What’s more, McCulloch accused Pollock of editing out part of the video. Pollock’s clip shows Brown entering the store, picking out drinks from a cooler and asking for cigarillos. The clerks then bag the merchandise, and Brown puts a bag of something, possibly marijuana, on the counter, which the clerks examine.

What was edited out of Pollock’s video, according to McCulloch, is a clerk talking to Brown and Brown putting the bag of groceries back on the counter, removing something else from the counter and exiting the store. The clerks then put the cigarillos back on the rack and the drinks back in the cooler.

So if Brown was offering a drug deal, the store employees did not agree to it, according to the prosecutor.

“There was certainly an attempt to barter for these goods, but the store employees had no involvement at all in that,” McCulloch said, according to CNN. “When he left, they put everything back on the counters where they belonged and went about their business.”

Roorda thinks Pollock, who previously worked for documentarian Michael Moore, is continuing the leftist tradition of deliberately confusing the Ferguson story to distract from Brown’s assault on Wilson.

“From the beginning of this thing there’s been this effort to rewrite history, and a few of us have successfully beat back on that; and there’s just this constant effort to sort of manipulate the narrative to the point where people aren’t really sure what happened, and that aids that far left, alt-left narrative,” Roorda said.

Peterson, for his part, views the controversy over the new video as part of the ongoing attempt to keep the idea of pervasive police racism alive.

“It’s just another point to continue to promote this idea that white cops are racist toward black Americans, and even after a court and the Justice Department found nothing to indicate the Michael Brown case was about race at all, they still want to promote that idea,” Peterson told WND.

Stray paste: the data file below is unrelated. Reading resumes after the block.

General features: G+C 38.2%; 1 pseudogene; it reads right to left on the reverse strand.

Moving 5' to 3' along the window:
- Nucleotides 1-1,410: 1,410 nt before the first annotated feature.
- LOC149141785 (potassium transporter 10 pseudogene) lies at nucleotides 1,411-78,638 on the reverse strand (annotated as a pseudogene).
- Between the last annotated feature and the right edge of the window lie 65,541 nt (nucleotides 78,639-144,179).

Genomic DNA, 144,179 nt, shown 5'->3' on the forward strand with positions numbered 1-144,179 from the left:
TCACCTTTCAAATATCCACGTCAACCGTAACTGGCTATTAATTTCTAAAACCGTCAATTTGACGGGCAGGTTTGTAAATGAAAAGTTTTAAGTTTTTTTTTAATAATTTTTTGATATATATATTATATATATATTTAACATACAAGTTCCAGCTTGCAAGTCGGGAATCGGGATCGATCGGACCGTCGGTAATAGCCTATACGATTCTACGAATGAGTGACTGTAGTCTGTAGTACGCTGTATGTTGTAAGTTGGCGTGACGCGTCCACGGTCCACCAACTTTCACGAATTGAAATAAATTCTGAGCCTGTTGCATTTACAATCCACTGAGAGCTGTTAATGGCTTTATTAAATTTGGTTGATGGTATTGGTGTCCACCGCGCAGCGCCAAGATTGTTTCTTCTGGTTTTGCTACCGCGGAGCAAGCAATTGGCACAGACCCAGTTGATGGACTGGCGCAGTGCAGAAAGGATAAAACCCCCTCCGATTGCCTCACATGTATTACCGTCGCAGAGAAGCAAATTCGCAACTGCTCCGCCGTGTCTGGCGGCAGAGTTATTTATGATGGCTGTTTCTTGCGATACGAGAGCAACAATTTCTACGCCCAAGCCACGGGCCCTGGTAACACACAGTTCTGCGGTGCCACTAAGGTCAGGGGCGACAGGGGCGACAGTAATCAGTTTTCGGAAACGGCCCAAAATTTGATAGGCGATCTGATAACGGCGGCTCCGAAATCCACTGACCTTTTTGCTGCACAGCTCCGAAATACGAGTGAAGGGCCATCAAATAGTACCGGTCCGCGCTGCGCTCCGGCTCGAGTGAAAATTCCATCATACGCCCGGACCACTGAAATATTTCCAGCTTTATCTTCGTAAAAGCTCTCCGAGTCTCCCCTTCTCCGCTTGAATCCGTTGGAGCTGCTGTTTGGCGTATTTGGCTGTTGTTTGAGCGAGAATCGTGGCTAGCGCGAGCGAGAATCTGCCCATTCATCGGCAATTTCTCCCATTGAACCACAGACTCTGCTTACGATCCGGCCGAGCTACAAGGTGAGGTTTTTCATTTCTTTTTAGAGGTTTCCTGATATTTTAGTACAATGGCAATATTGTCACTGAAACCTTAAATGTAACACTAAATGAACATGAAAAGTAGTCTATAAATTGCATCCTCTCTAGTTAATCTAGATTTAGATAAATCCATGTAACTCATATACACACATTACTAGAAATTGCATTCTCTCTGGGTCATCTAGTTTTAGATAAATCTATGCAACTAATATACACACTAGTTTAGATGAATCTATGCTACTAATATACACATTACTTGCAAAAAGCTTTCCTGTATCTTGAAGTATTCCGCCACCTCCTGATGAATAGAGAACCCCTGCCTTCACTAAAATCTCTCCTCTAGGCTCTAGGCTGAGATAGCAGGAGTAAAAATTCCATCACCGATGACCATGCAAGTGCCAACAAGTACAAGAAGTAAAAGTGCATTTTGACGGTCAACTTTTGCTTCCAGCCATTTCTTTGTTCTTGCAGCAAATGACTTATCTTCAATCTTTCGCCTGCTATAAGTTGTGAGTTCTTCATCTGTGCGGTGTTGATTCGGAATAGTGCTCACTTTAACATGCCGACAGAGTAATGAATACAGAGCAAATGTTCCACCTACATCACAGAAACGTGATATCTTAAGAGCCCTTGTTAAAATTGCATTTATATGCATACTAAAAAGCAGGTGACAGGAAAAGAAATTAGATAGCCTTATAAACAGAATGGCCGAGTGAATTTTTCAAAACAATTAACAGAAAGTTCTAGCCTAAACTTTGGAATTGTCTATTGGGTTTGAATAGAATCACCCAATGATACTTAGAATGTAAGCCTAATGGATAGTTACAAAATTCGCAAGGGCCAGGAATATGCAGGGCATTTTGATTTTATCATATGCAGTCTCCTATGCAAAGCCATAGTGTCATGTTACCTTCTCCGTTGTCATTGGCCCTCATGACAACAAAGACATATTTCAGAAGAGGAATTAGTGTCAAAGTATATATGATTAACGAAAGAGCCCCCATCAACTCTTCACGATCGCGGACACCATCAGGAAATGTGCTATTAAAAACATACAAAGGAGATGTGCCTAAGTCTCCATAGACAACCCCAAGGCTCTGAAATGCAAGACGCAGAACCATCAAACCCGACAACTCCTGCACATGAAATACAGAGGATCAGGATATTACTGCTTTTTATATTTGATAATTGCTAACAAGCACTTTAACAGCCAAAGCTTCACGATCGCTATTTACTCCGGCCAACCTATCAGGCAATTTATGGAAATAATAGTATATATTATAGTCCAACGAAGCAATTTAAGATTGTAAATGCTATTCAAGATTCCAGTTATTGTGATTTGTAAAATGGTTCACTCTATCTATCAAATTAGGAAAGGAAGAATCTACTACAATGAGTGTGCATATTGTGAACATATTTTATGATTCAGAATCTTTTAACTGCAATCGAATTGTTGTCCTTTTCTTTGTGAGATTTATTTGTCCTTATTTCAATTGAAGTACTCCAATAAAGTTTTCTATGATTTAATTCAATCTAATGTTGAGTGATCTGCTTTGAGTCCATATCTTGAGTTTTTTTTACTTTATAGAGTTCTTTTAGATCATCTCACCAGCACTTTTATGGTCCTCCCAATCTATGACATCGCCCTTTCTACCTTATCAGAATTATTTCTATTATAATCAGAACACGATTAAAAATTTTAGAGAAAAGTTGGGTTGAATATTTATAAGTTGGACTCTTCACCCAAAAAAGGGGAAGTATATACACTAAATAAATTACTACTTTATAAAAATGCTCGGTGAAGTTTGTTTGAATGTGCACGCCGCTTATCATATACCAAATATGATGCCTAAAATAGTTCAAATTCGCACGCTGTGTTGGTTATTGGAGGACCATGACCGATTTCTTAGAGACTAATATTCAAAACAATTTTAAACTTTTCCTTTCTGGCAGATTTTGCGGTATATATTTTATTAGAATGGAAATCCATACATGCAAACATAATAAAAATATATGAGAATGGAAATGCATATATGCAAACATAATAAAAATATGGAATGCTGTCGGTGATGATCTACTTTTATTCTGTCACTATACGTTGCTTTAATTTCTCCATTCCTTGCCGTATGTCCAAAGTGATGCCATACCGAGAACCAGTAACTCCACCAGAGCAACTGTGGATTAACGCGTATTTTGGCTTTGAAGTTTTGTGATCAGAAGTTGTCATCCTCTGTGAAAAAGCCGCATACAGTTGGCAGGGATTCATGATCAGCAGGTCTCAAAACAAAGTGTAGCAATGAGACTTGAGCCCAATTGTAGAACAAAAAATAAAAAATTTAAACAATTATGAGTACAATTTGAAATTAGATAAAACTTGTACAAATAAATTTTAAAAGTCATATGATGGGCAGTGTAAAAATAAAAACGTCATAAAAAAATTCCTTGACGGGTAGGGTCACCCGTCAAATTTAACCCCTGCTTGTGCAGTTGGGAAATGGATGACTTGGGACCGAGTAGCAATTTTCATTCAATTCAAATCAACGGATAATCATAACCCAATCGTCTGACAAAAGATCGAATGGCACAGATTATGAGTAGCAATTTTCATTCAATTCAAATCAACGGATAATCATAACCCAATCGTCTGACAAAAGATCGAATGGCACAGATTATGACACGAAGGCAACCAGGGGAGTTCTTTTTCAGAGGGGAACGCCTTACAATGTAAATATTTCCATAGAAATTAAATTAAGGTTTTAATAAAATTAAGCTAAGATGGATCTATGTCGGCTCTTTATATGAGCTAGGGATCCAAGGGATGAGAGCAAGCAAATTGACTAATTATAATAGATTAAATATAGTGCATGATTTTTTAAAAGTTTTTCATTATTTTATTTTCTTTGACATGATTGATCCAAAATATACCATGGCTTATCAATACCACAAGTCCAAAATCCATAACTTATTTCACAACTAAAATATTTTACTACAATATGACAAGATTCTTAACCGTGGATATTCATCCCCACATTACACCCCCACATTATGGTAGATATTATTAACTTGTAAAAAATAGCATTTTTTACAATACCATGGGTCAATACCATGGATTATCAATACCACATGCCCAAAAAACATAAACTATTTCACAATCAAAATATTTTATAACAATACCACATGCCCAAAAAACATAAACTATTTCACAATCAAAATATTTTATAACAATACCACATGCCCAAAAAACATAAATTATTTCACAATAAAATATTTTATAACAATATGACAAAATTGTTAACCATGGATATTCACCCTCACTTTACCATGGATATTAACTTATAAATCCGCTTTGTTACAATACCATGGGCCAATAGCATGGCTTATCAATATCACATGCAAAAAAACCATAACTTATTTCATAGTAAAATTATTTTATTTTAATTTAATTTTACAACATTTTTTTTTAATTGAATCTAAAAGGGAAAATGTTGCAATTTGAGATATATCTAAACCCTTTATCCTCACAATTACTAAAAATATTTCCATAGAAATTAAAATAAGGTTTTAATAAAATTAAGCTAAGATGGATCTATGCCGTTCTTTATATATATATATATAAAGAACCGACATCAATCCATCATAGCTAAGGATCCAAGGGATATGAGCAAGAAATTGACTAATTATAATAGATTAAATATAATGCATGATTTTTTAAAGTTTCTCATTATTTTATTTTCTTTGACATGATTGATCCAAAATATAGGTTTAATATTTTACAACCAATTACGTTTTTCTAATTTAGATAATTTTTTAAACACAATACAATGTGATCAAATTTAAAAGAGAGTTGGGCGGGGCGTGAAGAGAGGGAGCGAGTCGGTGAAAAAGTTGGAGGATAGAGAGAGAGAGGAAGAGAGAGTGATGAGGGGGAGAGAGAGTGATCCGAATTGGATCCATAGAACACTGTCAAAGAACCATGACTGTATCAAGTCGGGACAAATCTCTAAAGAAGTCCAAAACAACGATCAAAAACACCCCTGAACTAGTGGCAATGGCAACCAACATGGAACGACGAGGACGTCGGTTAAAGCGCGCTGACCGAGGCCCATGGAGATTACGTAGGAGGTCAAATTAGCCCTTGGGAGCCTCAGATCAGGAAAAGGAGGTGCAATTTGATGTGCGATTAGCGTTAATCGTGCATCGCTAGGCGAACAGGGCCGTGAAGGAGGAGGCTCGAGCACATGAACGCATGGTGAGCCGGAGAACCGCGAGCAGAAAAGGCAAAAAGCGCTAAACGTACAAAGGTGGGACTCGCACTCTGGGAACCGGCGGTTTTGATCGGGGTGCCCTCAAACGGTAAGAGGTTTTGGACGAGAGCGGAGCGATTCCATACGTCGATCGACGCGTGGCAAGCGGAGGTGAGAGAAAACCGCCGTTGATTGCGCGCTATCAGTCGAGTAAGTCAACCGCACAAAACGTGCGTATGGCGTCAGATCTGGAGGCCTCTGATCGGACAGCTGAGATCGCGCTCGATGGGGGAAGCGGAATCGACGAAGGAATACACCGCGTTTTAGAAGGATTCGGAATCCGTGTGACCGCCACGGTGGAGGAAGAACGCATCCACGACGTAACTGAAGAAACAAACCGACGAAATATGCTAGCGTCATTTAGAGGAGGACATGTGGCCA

News of the newly released video led to protests Sunday night outside Ferguson Market & Liquor. Seven or eight shots were heard from an area across the street from the market, according to the St. Louis Post-Dispatch. One Ferguson police officer suffered a broken nose when a woman punched him in the face while he tried to make an arrest. One man was arrested for stuffing a napkin into the gas tank of a police car and trying to ignite it with a cigarette lighter.

Eventually the market closed, and police cleared the parking lot.

“It was on a smaller scale, but very reminiscent of what we saw here immediately after Michael Brown’s shooting and then again after the grand jury verdict,” Roorda said.

Peterson, author of “The Antidote: Healing America from the Poison of Hate, Blame, and Victimhood,” believes riots and protests such as these will not stop anytime soon, because it’s in the interest of the “race hustlers” to stir up black grievances against white people.

“These things are not going to stop because the race hustlers are not going to stop, because if the people ever wake up, these folks are going out of business because they have nothing else to hold onto,” Peterson declared. “They have done nothing to enhance the lives of black Americans or anyone else. It’s about politics and power; that’s it.”

Roorda surmises Wilson, wherever he is, must be experiencing a bit of déjà vu watching the media once again try to cast Brown as a victim.

“Here he is trying to finally move on with his life and thinking this is behind him and still having the wrongful death suit looming over his head, and now this non-evidence, all the ballyhoo about something that is just a complete zero.

“And even if you buy Pollock’s argument, all it proves is that Michael Brown was an even worse person,” Roorda reasoned. “He was a drug dealer on top of everything else he did.”

It’s never been tougher to be one of the men in blue than it is right now. Get “The War On Police: How the Ferguson Effect Is Making America Unsafe” now at the WND Superstore.